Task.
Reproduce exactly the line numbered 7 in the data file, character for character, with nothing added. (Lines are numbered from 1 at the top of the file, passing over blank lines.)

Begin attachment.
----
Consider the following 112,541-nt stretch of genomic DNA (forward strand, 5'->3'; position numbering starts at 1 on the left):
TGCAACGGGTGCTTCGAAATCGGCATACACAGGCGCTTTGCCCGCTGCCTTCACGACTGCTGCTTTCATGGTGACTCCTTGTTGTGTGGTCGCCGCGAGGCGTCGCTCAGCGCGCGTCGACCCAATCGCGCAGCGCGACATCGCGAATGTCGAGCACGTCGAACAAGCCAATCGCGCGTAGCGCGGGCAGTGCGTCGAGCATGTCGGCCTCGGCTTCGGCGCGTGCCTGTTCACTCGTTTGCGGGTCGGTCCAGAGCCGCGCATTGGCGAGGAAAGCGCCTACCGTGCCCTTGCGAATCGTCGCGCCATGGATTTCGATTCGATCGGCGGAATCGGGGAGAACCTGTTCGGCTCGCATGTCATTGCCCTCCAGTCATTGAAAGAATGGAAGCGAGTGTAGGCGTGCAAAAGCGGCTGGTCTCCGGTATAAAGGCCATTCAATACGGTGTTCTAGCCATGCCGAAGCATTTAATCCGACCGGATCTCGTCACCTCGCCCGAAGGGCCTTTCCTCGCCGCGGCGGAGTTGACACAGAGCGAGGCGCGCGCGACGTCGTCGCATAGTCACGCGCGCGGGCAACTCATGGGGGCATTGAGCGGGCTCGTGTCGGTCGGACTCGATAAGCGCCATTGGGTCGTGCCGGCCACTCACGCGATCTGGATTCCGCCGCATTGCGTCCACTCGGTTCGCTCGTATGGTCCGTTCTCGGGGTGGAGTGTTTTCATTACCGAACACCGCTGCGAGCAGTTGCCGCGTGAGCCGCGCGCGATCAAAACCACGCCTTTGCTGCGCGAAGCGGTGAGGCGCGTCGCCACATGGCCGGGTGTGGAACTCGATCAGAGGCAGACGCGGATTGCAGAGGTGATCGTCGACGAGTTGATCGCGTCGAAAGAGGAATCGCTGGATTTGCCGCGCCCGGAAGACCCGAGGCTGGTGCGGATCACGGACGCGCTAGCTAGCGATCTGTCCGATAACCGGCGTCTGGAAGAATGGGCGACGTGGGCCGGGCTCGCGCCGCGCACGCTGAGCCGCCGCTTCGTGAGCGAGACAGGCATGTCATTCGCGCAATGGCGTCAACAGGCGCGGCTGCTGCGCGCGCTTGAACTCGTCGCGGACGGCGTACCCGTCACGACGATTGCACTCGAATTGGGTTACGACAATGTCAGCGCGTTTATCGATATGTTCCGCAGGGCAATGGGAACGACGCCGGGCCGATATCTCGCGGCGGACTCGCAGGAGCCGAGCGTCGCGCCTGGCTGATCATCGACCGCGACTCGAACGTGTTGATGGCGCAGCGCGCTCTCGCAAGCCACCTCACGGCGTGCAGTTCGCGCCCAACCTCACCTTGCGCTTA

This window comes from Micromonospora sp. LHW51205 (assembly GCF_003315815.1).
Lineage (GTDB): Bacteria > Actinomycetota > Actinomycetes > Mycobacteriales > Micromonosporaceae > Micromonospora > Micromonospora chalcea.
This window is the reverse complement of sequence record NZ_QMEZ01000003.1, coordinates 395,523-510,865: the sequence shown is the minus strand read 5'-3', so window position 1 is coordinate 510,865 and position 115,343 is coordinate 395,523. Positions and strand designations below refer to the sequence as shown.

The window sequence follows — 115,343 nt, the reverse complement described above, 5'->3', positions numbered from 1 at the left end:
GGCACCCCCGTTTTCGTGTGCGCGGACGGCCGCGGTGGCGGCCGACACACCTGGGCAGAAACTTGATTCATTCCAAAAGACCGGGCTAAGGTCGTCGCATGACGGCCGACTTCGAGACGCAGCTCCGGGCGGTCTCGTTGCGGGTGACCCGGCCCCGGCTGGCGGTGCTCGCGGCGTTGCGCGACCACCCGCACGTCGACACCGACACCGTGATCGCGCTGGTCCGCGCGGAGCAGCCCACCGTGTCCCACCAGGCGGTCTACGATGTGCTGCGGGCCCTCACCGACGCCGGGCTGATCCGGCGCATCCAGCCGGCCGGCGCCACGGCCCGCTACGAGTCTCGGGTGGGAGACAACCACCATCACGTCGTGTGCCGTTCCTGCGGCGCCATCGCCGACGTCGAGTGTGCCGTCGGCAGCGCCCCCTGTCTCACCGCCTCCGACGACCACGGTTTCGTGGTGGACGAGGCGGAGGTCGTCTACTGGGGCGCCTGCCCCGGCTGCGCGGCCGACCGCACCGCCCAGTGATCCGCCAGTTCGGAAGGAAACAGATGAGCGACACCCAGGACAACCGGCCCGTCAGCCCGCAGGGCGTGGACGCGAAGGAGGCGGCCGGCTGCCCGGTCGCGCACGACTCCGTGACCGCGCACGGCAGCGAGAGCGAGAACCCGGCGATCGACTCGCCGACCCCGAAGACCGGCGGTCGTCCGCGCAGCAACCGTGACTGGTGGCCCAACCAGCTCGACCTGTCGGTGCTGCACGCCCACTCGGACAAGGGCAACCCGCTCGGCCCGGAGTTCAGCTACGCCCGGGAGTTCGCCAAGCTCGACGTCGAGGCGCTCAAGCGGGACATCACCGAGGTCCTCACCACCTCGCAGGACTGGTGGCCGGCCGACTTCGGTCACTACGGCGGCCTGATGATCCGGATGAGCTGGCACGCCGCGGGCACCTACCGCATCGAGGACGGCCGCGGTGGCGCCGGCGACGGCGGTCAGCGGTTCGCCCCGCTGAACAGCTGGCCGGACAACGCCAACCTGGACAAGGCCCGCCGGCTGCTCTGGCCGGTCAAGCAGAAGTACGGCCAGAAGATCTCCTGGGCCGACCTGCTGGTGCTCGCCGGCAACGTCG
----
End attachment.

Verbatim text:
GGCACCCCCGTTTTCGTGTGCGCGGACGGCCGCGGTGGCGGCCGACACACCTGGGCAGAAACTTGATTCATTCCAAAAGACCGGGCTAAGGTCGTCGCATGACGGCCGACTTCGAGACGCAGCTCCGGGCGGTCTCGTTGCGGGTGACCCGGCCCCGGCTGGCGGTGCTCGCGGCGTTGCGCGACCACCCGCACGTCGACACCGACACCGTGATCGCGCTGGTCCGCGCGGAGCAGCCCACCGTGTCCCACCAGGCGGTCTACGATGTGCTGCGGGCCCTCACCGACGCCGGGCTGATCCGGCGCATCCAGCCGGCCGGCGCCACGGCCCGCTACGAGTCTCGGGTGGGAGACAACCACCATCACGTCGTGTGCCGTTCCTGCGGCGCCATCGCCGACGTCGAGTGTGCCGTCGGCAGCGCCCCCTGTCTCACCGCCTCCGACGACCACGGTTTCGTGGTGGACGAGGCGGAGGTCGTCTACTGGGGCGCCTGCCCCGGCTGCGCGGCCGACCGCACCGCCCAGTGATCCGCCAGTTCGGAAGGAAACAGATGAGCGACACCCAGGACAACCGGCCCGTCAGCCCGCAGGGCGTGGACGCGAAGGAGGCGGCCGGCTGCCCGGTCGCGCACGACTCCGTGACCGCGCACGGCAGCGAGAGCGAGAACCCGGCGATCGACTCGCCGACCCCGAAGACCGGCGGTCGTCCGCGCAGCAACCGTGACTGGTGGCCCAACCAGCTCGACCTGTCGGTGCTGCACGCCCACTCGGACAAGGGCAACCCGCTCGGCCCGGAGTTCAGCTACGCCCGGGAGTTCGCCAAGCTCGACGTCGAGGCGCTCAAGCGGGACATCACCGAGGTCCTCACCACCTCGCAGGACTGGTGGCCGGCCGACTTCGGTCACTACGGCGGCCTGATGATCCGGATGAGCTGGCACGCCGCGGGCACCTACCGCATCGAGGACGGCCGCGGTGGCGCCGGCGACGGCGGTCAGCGGTTCGCCCCGCTGAACAGCTGGCCGGACAACGCCAACCTGGACAAGGCCCGCCGGCTGCTCTGGCCGGTCAAGCAGAAGTACGGCCAGAAGATCTCCTGGGCCGACCTGCTGGTGCTCGCCGGCAACGTCG